In younger patients who have not completed their family an excision of the transformation zone using electrocautery (LLETZ) or a classical conisation of the cervix using scalpel or laser is indicated. In older patients who have completed their family, trachelectomy or even an abdominal hysterectomy with or without the ovaries is indicated.

A review of all the existing and especially the new techniques of hysterectomy and its alternatives follows. (1)Total laparoscopic hysterectomy (TLH) with or without salpingoophorectomy. (2)Subtotal laparoscopic hysterectomy (STLH) with or without salpingoophorectomy. (3)Laparoscopic assisted vaginal hysterectomy (LAVH) with or without salpingoophorectomy. (4)Laparoscopic adenomyomectomy in case of focal adenomyosis. (5)Isthmical sacropexy (sacrocolpopexy with conservation of the uterus). (6)Cervicosacropexy after laparoscopic subtotal hysterectomy. (7)Lateral fixation of the cervical stump or the vaginal vault (J.B. Dubuisson method). (8)Uterine artery embolism (UAE) in case of uterine fibroids. (9)Ttansvaginal temporary uterine artery occlusion. (10)MRI guided focused ultrasound (MRgFUS). (11)Hysteroscopic (transcervical) resection of the endometrium (endometrectomy) with resectoscope (TCRE). (12)Hysteroscopic cautery to the endometrium with resectoscope (Rollerball). (13)Nd-YAG Laser Ablation. (14)Thermal uterine balloon therapy system for endometrial ablation. (15)Global 3D Bipolar Ablation Method. (16)Punctual Vaporizing Method.

2.6.1. Total Laparoscopic Hysterectomy (TLH)

Position
The patient is placed in the supine position with both hands on her sides using extension tubes for intravenous access. Her knees slightly bended to avoid pressure. Calves slightly turned laterally. Rumps 10 cm outside the operation table edges. The height of the operation table 30 cm lower than in classical laparotomy. Upper limbs insulated from the operating table.

Procedure
There are placement of the uterine manipulator device. Small incision vertical or round on the lower edge of the umbilicus 10 mm in length. Insertion of the Veress needle. Security test using a syringe. Inflation of the peritoneal cavity through the veress needle with CO2. The pressure limit is 14–18 mmHg. Insertion of the main trocard 10 mm wide and through that insertion of the laparoscope and inspection of the whole peritoneal cavity. There are placement of the patient in trendelenbourg position and insertion of the lateral trocards (5 mm width) trying to avoid the epigastric vessels (superficial and deep) and umbilical arteries. Placement of the middle operating trocard (5 mm width) above the pubis symphysis. The left round ligament is grasped and uterus is turned onto the other side in order to put tension on it. The round ligament is coagulated using bipolar diathermy and cut using scissors. The parametrium is opened and the frontal sheath is cut to the uterine-urinary bladder peritoneal fold. A “window” is opened on the posterior sheath of the broad ligament. The same procedure on the right side. Ovarian ligaments or suspensor ligaments (depending on the indication) are grasped, coagulated and cut. The uterine-urinary bladder peritoneal fold is grasped, divided and cut to the lateral edge. The frontal vaginal vault then appears. The ascending and descending branches of the uterine arteries are found in the parametrium, coagulated with bipolar diathermy and cut. Uterosacral ligaments are grasped and cut where they conjoint. Vaginal vault is presented using the manipulator and a circular incision is performed and uterus can now be removed through the vagina. Uterus is placed in the vagina so that inflation of the abdomen is not disturbed. Vaginal vault is coagulated only mildly in bleeding spots to avoid tissue necrosis. Suturing of the vaginal vault edges and uterosacral ligaments (2 stitches in the ankles). Checking of the haemostasis. Removal of the instruments and the pneumoperitoneum. Suturing of the wounds where trocards were placed.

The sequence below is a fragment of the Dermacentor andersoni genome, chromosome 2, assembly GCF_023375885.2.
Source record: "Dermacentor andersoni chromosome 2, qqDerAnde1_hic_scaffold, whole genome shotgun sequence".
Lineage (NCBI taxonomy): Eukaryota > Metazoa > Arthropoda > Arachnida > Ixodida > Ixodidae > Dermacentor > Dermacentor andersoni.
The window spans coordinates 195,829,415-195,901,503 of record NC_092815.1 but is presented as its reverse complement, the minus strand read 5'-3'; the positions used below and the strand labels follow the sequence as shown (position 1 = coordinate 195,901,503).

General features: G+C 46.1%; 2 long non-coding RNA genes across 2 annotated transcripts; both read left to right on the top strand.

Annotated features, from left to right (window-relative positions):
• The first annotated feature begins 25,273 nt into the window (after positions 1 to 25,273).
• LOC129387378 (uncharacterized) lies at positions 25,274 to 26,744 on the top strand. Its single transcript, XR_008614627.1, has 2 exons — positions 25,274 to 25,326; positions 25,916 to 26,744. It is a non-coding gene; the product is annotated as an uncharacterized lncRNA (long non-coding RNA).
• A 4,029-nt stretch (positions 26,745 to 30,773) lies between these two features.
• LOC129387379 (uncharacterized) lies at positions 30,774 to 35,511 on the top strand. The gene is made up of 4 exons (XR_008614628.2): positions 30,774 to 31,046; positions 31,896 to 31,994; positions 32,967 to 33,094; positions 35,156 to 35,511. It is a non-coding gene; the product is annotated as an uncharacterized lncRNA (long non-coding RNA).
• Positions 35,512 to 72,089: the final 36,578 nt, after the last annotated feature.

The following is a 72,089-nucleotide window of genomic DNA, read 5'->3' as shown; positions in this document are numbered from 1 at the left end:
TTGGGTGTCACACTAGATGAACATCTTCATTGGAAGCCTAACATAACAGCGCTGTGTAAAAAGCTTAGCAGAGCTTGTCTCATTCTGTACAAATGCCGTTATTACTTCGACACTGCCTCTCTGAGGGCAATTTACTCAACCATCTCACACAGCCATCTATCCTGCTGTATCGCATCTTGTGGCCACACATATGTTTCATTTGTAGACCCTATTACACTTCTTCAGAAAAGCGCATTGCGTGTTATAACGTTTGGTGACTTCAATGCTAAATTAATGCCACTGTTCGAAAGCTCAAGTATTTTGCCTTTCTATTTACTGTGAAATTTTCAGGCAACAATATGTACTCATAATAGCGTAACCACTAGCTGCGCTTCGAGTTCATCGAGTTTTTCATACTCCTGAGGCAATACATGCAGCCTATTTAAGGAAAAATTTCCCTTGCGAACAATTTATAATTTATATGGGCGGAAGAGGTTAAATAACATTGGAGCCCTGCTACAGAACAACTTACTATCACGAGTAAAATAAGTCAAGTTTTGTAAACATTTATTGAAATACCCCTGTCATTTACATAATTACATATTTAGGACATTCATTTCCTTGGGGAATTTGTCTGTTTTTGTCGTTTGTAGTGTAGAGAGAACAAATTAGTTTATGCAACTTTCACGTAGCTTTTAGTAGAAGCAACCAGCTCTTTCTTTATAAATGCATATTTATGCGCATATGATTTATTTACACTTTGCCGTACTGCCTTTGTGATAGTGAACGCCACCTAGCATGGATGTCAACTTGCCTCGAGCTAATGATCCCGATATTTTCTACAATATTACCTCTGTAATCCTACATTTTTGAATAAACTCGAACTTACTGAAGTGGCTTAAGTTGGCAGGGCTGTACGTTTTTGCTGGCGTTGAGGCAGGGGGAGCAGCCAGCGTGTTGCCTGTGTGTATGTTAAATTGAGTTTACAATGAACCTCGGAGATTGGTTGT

2.6.2. Subtotal Laparoscopic Hysterectomy (STLH)

The differences between this procedure and Laparoscopic total hysterectomy are listed below. (1) When parametrium is divided we stop at the isthmus where uterine artery is divided in her ascending and descending branches. Thermal ligation is performed only for the ascending branches. (2) Circular incision is performed round the isthmus and not around the vaginal vault. (3) Uterine body is removed using a morcelator through the middle operative trocard and not through the vagina as in total hysterectomy. (4) Ovaries are placed in a laparoscopic bag when removed. (5) Uterosacral ligaments are not incised. (6) Suturing of the cervical stump and not of the vaginal vault is performed.

2.6.3. Laparoscopic Assisted Vaginal Hysterectomy (LAVH)

In this procedure, laparoscopic approach is used only for the ligation and incision of the round ligaments and the suspensory or ovarian ligaments whether ovaries are going to be removed or not. Ligation and incision of the uterine arteries and the rest of the procedure is performed through the vaginal route.